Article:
Heartwarming love poem from Dublin poet Brian Kirk has been named as Listowel Writers’ Week Irish Poem of the Year at the An Post Irish Book Awards 2018.
We are more than embracing our sentimental side at IrishCentral as we edge closer to Valentine's Day and the season of love.
In that spirit, we're celebrating the Irish Poem of the Year named recently at the An Post Irish Book Awards 2018. From the pen of Dublin poet Brian Kirk, enjoy "Birthday."
You ask if there’s a gift I’d like to mark the passing year,
but how can I demand – no more than you can give –
the turning back of time to when I knew you first?
Not back to the doorway of the Red Cow Inn, when drunk
I pecked you on the cheek and mumbled happy birthday;
not, one year later, when we sat with friends in the Green Man
on St. Martin’s Lane and I stayed quiet, sober. Not back
to when you met me from the train at Euston after my father died,
or sometime after that, when we moved to Highbury on our own;
when we began to drop our masks and make our true selves known.
I think of how we wallowed in our love for years
before the kids arrived and stole our time but gave us
so much more. I was always stealing things,
books from shops, kisses in the backs of taxis,
always wanting something more when I had plenty.
I feared love then, considered it a failing, a retreat, until
I felt it. Though it was buried deep you disinterred
it, breathed life into its musty lungs and made it sing.
I see you as Prometheus, a kind of Doctor Frankenstein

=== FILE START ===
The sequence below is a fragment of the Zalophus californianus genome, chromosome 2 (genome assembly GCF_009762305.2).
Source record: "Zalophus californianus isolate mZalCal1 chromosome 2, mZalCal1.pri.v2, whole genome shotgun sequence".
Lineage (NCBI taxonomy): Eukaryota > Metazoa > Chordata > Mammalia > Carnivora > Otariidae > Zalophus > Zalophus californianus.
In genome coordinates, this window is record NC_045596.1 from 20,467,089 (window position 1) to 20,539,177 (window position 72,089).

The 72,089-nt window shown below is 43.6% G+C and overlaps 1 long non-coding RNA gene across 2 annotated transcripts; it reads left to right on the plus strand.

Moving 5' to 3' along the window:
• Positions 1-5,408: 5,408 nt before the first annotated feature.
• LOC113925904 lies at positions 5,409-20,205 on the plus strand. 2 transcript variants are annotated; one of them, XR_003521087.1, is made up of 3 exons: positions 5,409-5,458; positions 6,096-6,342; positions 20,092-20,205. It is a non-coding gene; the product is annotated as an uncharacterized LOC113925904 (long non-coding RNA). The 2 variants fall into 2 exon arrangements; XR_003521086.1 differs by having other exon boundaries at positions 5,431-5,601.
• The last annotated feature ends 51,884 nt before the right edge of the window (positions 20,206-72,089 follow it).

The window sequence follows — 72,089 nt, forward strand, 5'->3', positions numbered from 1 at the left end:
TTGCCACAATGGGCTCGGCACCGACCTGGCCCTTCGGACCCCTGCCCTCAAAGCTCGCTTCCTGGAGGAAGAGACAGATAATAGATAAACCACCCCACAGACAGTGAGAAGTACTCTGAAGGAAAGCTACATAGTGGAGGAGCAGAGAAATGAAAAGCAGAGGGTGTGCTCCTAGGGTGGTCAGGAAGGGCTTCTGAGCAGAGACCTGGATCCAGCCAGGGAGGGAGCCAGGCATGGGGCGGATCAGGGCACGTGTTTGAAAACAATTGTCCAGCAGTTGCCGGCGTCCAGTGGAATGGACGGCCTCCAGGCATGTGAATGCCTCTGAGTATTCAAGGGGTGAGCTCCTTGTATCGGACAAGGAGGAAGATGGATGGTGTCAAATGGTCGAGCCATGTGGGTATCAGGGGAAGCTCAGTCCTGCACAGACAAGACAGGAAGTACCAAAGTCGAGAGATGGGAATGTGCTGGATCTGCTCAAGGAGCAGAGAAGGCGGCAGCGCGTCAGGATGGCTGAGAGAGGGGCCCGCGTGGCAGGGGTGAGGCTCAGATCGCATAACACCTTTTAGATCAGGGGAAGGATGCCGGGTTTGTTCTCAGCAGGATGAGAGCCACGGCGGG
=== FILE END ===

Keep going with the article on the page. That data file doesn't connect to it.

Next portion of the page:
to my ignoble monster, but you did not abandon me when
I reverted to base nature, when others bayed for blood.
You took me back to Dublin and the children came;
they taught me over time to do new things,
to stay up nights and cool a fever, heat a bottle
or simply sit and let the long hours shorten into day.
I want the long hours back but you can’t give me that.
Sometimes I yearn to go back even further,
to a world defined by family, fields and railway tracks,
the sham abandon of the long school holidays.
I want the days to be mid-summer all year long,
those childhood games that lasted until darkness fell
and twilight was a midnight walk back home with
a ball at my feet and my head completely empty.
Each night I close my eyes and we are young again, before time
dragged us down its hungry maw. On waking I can feel I’m falling,
but reaching out into the dark I find you, hold on tight.
Brian Kirk is an award-winning poet and short story writer from Clondalkin in Dublin. His first poetry collection "After The Fall" (Salmon Poetry) was published in November 2017. His poem “Birthday” won the Listowel Writers’ Week Irish Poem of the Year at the An Post Irish Book Awards 2018. He is a member of the Hibernian Poetry Workshop and he blogs at www.briankirkwriter.com.